The tale behind "The Lost Album" has quite the seasoning to it. The cassette apparently entwines a multi-release concept about Deathamphetamines dark and depraved theories regarding the apocalypse coming to life and the actual theft of the original masters of this very record coming together in some twisted, perplexing state of fictional reality, found only by the last human on a doomed Earth. The men of Deathamphetamine have a dark and fascinating imagination. Musically, "The Lost Album" finds itself swindling a neat Thanatos-driven smorgasbord which occasionally dips into punk touches and other mild remedies that inspired their collective niche, so to speak. The album is actually very smooth and surprisingly good for the thirty minutes of delirious slaughter it provides, not to mention Deathamphetamine appears splendidly original and more entertaining than a horde of dancing mutants.
It might be a little difficult to group these dudes into a specific genre because there are so many musical tendencies, ranging from the grinding onslaught of Napalm Death, to fun, uppity riffing that may resemble a heavy metal band on Satanic speed. Overall though, a lot of sources label Deathamphetamine somewhere within death/thrash metal, and that's probably the safest bet. Generally speaking, Deathamphetamine drops these short poppers typically lasting under three minutes which salivate streams of riffs, blast beats, and standard death/thrash madness, sequentially tossing in some punk ideas or the atypical influence for good measure. Between the quick anthems, they pack a huge punch; awesome riff after awesome riff, not to mention incredible solos thrown on top of the madness. They also incorporate a stellar slew of multiple vocal styles, usually applying growls, shrieks, and even occasional falsetto blasts, which are so unbelievably raw and awesome that I've tried replicating these wails with some avail on my end, unfortunately. Those banshee calls make me want to run up to people I don't know and scream, "STALINIIIIZZEERR!"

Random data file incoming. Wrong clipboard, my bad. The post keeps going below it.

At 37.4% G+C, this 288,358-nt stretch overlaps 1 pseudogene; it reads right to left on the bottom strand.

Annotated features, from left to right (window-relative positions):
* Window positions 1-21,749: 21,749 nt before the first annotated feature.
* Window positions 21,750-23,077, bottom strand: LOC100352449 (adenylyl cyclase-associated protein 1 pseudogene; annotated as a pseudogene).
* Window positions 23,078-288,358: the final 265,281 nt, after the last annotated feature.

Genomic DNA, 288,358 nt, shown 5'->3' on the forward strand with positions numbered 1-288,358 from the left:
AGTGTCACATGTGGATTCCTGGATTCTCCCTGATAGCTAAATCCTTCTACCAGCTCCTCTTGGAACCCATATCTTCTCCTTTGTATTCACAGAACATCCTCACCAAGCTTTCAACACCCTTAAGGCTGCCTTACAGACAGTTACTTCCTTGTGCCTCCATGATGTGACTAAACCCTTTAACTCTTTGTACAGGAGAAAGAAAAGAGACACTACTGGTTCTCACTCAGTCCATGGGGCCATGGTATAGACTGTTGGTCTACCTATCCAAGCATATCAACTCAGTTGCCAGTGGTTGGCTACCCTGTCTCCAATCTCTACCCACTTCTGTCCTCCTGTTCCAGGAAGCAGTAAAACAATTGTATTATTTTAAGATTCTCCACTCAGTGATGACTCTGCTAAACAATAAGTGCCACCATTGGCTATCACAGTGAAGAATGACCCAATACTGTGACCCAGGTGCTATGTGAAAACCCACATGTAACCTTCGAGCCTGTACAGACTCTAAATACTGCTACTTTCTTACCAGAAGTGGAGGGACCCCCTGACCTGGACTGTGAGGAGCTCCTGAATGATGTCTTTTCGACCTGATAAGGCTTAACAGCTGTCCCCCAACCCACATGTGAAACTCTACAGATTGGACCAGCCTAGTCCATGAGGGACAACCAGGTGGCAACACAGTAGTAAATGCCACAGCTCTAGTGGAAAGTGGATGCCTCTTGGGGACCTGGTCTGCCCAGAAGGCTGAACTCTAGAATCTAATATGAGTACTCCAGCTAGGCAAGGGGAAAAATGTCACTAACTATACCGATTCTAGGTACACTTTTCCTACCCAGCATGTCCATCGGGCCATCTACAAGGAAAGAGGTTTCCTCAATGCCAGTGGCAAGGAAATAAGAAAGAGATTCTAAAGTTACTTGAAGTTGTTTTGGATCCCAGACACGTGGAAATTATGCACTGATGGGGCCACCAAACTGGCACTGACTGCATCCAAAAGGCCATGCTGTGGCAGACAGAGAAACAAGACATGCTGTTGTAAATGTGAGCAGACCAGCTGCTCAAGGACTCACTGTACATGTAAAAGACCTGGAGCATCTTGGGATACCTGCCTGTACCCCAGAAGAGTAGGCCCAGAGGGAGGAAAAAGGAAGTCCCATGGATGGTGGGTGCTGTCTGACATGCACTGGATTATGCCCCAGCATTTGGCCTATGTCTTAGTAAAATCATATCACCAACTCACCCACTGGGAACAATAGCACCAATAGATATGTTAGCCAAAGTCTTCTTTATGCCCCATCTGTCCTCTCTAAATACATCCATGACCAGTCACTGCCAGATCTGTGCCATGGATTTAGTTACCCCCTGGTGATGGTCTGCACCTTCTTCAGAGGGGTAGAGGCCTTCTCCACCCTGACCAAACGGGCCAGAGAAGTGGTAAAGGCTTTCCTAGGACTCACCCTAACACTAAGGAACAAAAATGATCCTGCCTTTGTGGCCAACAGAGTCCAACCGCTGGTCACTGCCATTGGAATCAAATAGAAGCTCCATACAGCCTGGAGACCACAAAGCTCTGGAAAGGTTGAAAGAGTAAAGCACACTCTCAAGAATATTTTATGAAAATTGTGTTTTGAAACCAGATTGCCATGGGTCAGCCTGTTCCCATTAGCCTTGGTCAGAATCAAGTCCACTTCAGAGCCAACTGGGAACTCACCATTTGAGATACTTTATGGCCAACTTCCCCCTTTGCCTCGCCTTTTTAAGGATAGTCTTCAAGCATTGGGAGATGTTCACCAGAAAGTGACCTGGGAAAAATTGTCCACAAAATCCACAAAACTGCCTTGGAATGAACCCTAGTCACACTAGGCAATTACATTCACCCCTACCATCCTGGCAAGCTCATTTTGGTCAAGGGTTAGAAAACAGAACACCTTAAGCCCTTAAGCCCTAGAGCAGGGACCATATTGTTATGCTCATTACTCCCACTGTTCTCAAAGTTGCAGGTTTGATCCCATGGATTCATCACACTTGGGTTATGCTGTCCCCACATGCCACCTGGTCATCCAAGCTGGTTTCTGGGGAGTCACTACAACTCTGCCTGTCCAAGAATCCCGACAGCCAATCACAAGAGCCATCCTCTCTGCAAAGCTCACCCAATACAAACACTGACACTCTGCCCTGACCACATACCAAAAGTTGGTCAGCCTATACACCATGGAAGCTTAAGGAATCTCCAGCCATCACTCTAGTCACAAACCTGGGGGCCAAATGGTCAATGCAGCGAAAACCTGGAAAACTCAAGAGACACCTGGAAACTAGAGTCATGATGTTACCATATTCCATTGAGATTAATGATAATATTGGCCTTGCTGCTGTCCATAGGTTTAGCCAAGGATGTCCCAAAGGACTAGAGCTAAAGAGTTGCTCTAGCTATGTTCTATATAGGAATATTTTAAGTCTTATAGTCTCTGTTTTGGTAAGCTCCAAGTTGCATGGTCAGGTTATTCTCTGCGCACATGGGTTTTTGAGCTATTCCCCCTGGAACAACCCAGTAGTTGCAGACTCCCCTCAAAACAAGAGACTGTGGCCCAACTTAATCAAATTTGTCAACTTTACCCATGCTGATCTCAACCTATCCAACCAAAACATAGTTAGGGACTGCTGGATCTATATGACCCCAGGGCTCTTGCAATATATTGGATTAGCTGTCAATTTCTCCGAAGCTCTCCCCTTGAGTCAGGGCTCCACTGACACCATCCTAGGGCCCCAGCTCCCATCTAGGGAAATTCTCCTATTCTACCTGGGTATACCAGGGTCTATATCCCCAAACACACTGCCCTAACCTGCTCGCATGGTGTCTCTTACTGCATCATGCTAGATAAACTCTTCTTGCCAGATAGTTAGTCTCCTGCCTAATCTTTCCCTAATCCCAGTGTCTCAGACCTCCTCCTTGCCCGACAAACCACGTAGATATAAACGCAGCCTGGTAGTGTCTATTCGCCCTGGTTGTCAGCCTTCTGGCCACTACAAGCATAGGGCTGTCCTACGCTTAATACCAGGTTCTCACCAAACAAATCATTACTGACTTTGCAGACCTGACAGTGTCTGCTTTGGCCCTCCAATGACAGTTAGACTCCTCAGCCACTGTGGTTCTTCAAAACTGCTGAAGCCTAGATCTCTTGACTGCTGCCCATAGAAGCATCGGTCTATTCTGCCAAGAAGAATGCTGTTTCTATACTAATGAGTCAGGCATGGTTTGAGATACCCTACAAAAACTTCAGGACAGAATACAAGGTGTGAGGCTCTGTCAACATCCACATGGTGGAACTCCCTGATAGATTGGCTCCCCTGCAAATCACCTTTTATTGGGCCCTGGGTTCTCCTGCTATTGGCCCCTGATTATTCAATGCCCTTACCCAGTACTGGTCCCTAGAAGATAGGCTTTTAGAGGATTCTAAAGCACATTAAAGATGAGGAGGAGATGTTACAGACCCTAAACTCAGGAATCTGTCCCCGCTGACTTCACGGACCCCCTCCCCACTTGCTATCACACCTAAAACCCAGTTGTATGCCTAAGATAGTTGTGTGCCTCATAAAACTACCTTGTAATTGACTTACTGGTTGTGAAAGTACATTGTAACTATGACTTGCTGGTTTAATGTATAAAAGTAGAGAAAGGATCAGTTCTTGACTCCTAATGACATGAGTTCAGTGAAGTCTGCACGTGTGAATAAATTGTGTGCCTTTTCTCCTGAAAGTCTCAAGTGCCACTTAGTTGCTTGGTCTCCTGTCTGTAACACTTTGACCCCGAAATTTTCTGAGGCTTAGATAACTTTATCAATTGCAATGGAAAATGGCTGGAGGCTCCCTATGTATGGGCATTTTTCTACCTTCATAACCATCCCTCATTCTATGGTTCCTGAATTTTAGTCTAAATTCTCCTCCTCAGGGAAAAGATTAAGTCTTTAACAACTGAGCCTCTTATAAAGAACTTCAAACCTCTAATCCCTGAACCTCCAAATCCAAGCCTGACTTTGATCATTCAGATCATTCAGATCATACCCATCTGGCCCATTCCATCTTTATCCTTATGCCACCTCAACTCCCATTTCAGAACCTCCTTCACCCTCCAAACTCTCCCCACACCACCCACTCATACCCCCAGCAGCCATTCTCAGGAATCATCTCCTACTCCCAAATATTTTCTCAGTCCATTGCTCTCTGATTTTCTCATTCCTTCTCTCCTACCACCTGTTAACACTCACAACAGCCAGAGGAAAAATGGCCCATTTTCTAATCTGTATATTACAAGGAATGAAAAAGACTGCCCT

With "More Sauce for the Goose," we see Deathamphetamine explore a deeper philosophy than the little assaults of ravenous madness found throughout most of the album. The speedy elements and bruising heaviness are the same, sure, but these dudes turn off the radiant themes throughout most of the record and become a full-on monster, heaving stellar riffs of every creed and just shredding the world apart. The last two songs, "Stalinizer" and "The Last Man," are epic and smoldering as well with endless piles of pounding riffs and the balanced chemistry of an impressive band wallowing in their prime. They accomplish all this in just a slice over thirty minutes, and everything progresses very nicely from the opening blast "1-1-2-3-5" to the six-minute conclusion.
Overall, this is some mighty fine work from a group that stuck to the shadows and remained true to its mutated, grotesque core, leaving "The Lost Album" to be a mentally moonstruck offering demented beyond all human understanding. However, the sheer intensity inside the full-length compliments the prophetic messages of doom and destruction so vividly, and it's at the very least an individualistic collection of burning violence, never once yielding its blackened assault. These dudes could force Napalm Death into a panic, make Slayer pass out, and cause uncontrollable fits of vomiting in the average metal band trying to replicate the intensity and strength of Deathamphetamine. "The Lost Album" kicks tail from here to the apocalypse, and doomsday cultists everywhere agree: Deathamphetamine is the real deal.